Saturday, January 16, 2021

NRA Filing Illustrates Venue Loophole for Chapter 11 Filers

The National Rifle Association likes guns. Texans like guns. Therefore, when the NRA decided to file bankruptcy, there was a certain logic to filing in Texas. Unfortunately, however, prior to November 24, 2020, the NRA had no legal right to file bankruptcy in Texas. This did not deter the gun rights advocates. They created one.

Let me explain how this works. Under the bankruptcy venue statute, 28 U.S.C. Sec. 1408(a), a debtor can file bankruptcy in its domicile, residence, principal place of business or where its principal assets in the United States were located during the preceding 180 days. The NRA did not meet any of these tests. It is incorporated in New York. Its principal place of business and presumably principal assets are located in Virginia. However Sec. 1408(b) offers a loophole. A company can file in a district where a bankruptcy by one of its affiliates is pending. An affiliate includes a company owned by the debtor.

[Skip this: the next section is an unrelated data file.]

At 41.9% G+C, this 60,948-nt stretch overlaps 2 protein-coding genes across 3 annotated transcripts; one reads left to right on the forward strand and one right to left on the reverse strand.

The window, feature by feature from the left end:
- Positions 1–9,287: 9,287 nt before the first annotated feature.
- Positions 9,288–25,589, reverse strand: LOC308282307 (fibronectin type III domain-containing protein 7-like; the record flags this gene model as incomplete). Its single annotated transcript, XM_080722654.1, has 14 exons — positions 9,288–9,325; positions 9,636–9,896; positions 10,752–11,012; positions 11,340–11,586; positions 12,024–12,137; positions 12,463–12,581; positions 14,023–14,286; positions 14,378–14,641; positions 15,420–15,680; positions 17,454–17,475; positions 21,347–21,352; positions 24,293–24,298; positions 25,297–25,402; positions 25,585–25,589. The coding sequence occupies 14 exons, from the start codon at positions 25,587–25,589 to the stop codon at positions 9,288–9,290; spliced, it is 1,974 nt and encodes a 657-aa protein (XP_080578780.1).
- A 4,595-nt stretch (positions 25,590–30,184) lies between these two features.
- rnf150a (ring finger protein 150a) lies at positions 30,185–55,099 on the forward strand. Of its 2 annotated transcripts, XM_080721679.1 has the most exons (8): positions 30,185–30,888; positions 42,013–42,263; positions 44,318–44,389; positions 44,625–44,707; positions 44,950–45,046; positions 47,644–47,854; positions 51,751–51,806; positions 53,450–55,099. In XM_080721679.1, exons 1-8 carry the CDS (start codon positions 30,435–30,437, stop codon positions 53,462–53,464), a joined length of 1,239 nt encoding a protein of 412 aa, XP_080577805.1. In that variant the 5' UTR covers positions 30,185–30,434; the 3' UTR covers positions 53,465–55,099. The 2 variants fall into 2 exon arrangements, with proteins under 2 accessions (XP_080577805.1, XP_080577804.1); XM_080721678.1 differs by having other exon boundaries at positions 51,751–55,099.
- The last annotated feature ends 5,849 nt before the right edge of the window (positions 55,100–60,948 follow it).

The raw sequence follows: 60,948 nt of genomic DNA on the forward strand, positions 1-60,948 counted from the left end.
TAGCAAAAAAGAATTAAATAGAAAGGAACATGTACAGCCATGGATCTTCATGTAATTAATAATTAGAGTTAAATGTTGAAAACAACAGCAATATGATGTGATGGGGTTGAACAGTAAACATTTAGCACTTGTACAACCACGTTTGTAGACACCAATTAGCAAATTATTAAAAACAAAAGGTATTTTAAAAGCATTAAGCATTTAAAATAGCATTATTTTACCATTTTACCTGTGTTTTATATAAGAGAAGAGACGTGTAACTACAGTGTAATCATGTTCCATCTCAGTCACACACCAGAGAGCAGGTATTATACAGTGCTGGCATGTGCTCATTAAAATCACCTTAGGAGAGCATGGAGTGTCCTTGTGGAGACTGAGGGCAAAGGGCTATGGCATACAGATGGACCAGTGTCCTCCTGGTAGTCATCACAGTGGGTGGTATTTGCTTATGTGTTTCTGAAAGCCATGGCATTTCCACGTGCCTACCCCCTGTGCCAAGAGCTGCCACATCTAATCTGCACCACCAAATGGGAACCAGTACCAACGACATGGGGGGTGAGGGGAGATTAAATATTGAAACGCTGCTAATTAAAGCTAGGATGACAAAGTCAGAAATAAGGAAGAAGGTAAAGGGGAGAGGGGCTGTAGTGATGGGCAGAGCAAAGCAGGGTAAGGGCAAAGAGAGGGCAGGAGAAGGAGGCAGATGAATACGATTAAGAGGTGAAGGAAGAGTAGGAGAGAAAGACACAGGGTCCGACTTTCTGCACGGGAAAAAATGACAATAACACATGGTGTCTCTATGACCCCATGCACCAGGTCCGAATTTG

Thursday, January 14, 2021

Supreme Court Rules That Passive Retention Does Not Violate Stay

 The Supreme Court decided that a creditor which passively retains possession of estate property does not "exercise control" over such property in violation of 11 U.S.C. Sec. 362(a)(3). The Court viewed the word "exercise" to require active measures.  Case No. 19-357, Chicago v. Fulton (1/14/21), which can be found here.

In the Fulton case, the City of Chicago impounded the Debtor's vehicle over failure to pay fees. The Debtors (there were multiple consolidated cases) filed chapter 13 and demanded return of their vehicles. The City refused. The Seventh Circuit held that the refusal to relinquish possession was a violation of the automatic stay.